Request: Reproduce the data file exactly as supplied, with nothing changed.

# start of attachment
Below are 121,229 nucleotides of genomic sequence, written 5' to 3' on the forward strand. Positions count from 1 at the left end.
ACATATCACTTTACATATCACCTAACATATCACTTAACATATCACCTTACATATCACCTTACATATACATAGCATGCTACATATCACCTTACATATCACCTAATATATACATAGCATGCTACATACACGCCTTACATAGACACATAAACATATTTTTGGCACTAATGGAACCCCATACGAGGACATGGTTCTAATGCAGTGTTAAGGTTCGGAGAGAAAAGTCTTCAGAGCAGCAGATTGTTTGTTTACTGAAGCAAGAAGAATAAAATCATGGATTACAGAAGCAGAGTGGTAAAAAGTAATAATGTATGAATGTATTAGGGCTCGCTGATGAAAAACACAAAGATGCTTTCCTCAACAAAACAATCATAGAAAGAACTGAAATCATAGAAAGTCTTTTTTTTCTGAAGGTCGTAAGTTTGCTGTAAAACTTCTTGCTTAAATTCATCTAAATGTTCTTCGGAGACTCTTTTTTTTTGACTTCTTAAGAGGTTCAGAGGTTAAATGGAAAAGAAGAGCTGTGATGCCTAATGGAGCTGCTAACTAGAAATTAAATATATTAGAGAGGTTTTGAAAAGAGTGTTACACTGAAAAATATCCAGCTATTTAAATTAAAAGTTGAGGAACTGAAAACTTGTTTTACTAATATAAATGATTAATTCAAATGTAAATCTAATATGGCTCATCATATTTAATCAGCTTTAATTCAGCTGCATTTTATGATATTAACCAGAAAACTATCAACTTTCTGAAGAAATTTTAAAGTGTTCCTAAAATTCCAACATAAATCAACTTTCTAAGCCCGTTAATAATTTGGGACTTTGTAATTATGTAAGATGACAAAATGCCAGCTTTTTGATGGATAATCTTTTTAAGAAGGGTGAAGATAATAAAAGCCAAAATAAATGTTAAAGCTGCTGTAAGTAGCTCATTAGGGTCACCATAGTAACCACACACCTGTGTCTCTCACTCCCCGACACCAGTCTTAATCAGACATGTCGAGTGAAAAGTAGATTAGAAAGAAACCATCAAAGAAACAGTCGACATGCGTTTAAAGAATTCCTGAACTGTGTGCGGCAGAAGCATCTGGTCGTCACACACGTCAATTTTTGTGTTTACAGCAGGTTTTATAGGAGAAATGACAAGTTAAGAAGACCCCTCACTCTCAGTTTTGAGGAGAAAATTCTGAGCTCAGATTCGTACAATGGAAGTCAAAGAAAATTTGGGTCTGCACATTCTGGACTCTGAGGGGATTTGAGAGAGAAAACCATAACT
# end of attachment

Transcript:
Below are 121,229 nucleotides of genomic sequence, written 5' to 3' on the forward strand. Positions count from 1 at the left end.
ACATATCACTTTACATATCACCTAACATATCACTTAACATATCACCTTACATATCACCTTACATATACATAGCATGCTACATATCACCTTACATATCACCTAATATATACATAGCATGCTACATACACGCCTTACATAGACACATAAACATATTTTTGGCACTAATGGAACCCCATACGAGGACATGGTTCTAATGCAGTGTTAAGGTTCGGAGAGAAAAGTCTTCAGAGCAGCAGATTGTTTGTTTACTGAAGCAAGAAGAATAAAATCATGGATTACAGAAGCAGAGTGGTAAAAAGTAATAATGTATGAATGTATTAGGGCTCGCTGATGAAAAACACAAAGATGCTTTCCTCAACAAAACAATCATAGAAAGAACTGAAATCATAGAAAGTCTTTTTTTTCTGAAGGTCGTAAGTTTGCTGTAAAACTTCTTGCTTAAATTCATCTAAATGTTCTTCGGAGACTCTTTTTTTTTGACTTCTTAAGAGGTTCAGAGGTTAAATGGAAAAGAAGAGCTGTGATGCCTAATGGAGCTGCTAACTAGAAATTAAATATATTAGAGAGGTTTTGAAAAGAGTGTTACACTGAAAAATATCCAGCTATTTAAATTAAAAGTTGAGGAACTGAAAACTTGTTTTACTAATATAAATGATTAATTCAAATGTAAATCTAATATGGCTCATCATATTTAATCAGCTTTAATTCAGCTGCATTTTATGATATTAACCAGAAAACTATCAACTTTCTGAAGAAATTTTAAAGTGTTCCTAAAATTCCAACATAAATCAACTTTCTAAGCCCGTTAATAATTTGGGACTTTGTAATTATGTAAGATGACAAAATGCCAGCTTTTTGATGGATAATCTTTTTAAGAAGGGTGAAGATAATAAAAGCCAAAATAAATGTTAAAGCTGCTGTAAGTAGCTCATTAGGGTCACCATAGTAACCACACACCTGTGTCTCTCACTCCCCGACACCAGTCTTAATCAGACATGTCGAGTGAAAAGTAGATTAGAAAGAAACCATCAAAGAAACAGTCGACATGCGTTTAAAGAATTCCTGAACTGTGTGCGGCAGAAGCATCTGGTCGTCACACACGTCAATTTTTGTGTTTACAGCAGGTTTTATAGGAGAAATGACAAGTTAAGAAGACCCCTCACTCTCAGTTTTGAGGAGAAAATTCTGAGCTCAGATTCGTACAATGGAAGTCAAAGAAAATTTGGGTCTGCACATTCTGGACTCTGAGGGGATTTGAGAGAGAAAACCATAACT